I recently got married, and as is customary organised a dive trip honeymoon to relax in the aftermath. I will spare you the romance and the details of our visits to Havana and Trinidad (the city in Central Cuba, not the country) as you can find plenty of information about those places elsewhere (and if I do write it up I will add a link later). What follows is a summary of the diving part of
my our Cuban honeymoon.
Going on honeymoon with your (as-yet) non-diving wife and taking your dive kit with you may sound like a recipe for a quickie divorce. However, I am a lucky man with an understanding partner. We often snorkel together and she loves it when I point out creatures she would otherwise have missed. But I haven’t managed to lure her any deeper than the bottom of the pool in scuba gear. She claims she will learn this year – as a wedding present (!) – although because of how much we were due to move around it seemed unlikely to happen on this trip. So, our itinerary was somewhat tailored to allow for diving, rather than being governed by it. So, I could do some diving. Four days out of 14, plus a day snorkelling. I’ll take that. Here is what I managed to get away with.
Bay of Pigs
When I asked diving friends to recommend a Cuban shore diving location that would also be a good place for a non-diver to visit, most people said ‘the Bay of Pigs’. This area was made famous in 1961 when a CIA-backed militia invaded here with the aim of overthrowing the communist government. They failed, and there are big commemorative signs reading e.g. ‘First great defeat of Yankee imperialism in Latin America’. In a modern, air-conditioned, fully-functional taxi it’s just a couple of hours south of Havana.
I’m not generally a fan of big hotel resort-style locations, so the casa particular (bed-and-breakfast) accommodation which dominates this area appealed to me. We stayed in Playa Giron, which is at the most easterly point of the bay. From here you are about half-way between two of the main attractions in the area: Cueva de los Peces (Cave of the Fishes) and Caleta Buena – both good snorkelling spots which we would have liked to have visited given more time.
Having been picked up by the dive bus right outside our accommodation at 8 am we were taken to the dive centre at Hotel Playa Giron. After signing our lives away, being asked ‘are you advanced?’ and acquiring any kit we needed, we were boarding the bus again and on our way to the dive site.
Bay of Pigs Diving at Punta Perdiz
Between Playa Giron and Playa Larga there is a roadside restaurant, behind which is one of the most dived and snorkelled spots in the area. We drove right in and stopped beside several shaded sun loungers. This is where we would kit up, just a few metres from the shore.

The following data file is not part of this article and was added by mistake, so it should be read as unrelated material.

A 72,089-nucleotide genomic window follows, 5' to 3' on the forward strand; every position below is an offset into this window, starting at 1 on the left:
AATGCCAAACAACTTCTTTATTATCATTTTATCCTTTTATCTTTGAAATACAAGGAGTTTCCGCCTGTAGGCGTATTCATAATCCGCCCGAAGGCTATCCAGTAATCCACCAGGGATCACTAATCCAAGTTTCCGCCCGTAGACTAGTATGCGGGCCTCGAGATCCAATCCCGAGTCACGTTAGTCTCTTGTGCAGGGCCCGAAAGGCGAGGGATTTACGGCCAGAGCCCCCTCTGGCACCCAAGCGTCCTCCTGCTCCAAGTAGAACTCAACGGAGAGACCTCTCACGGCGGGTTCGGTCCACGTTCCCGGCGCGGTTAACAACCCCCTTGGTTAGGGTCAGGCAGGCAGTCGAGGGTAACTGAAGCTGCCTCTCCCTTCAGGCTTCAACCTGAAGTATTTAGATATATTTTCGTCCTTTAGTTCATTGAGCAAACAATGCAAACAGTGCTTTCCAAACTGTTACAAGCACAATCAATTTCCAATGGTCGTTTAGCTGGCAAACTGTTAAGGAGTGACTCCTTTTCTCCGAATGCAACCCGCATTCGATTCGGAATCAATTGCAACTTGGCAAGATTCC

The entrance we used was a platform about 2m above sea level into water also about 2m deep. My fins hit the sandy bottom, which is not ideal, but there was no harm done to me, or to any marine life as far as I could tell. Divers leaving the shore are accompanied through the shallows by yellow-tail snappers. This behaviour is apparently caused by divers and snorkelers sometimes feeding them.
A shallow swim via various scattered coral formations leads you out to a coral garden. This, in turn, drops off to a wall about 100m from shore, starting at about 10m. It drops off deeper but we only went to about 25m.
Hard coral and sponges dominate. Purple sea fans move with the waves. There are twisted red, yellow, green and purple formations – shine a torch or flash a camera and there is plenty of colour to enjoy. Dive guide pace is not usually great for underwater photography, and despite ours, Julio, having a camera himself that was as true as ever here. I get the feeling it is an unspoken commitment to giving people their money’s worth – seeing the highlights – but given the opportunity, I would choose quality over quantity. There was a fair amount of fish life – snappers, angelfish, barracuda, moray eels – but little opportunity to stop and compose decent photos of much of it.
This was a fun introduction to Cuban diving but I would have preferred to have gone slower or perhaps even unguided. The pre-dive brief was ‘first dive we go left’ and ‘second dive we go right’, so I think it wouldn’t have been too hard! This is a very relaxed place to go diving, some might say too relaxed. If I had been sticking around any longer I would have asked more questions about the conditions, proposed dive route, planned profile, gas management and marine life.
In the next part – snorkelling in the Bay of Pigs.
Alex Gibson is a UK-based diving instructor and keen underwater photographer. He can usually be found diving the south coast of England, particularly in Dorset. He is Editor-in-Chief of Dived Up Publications.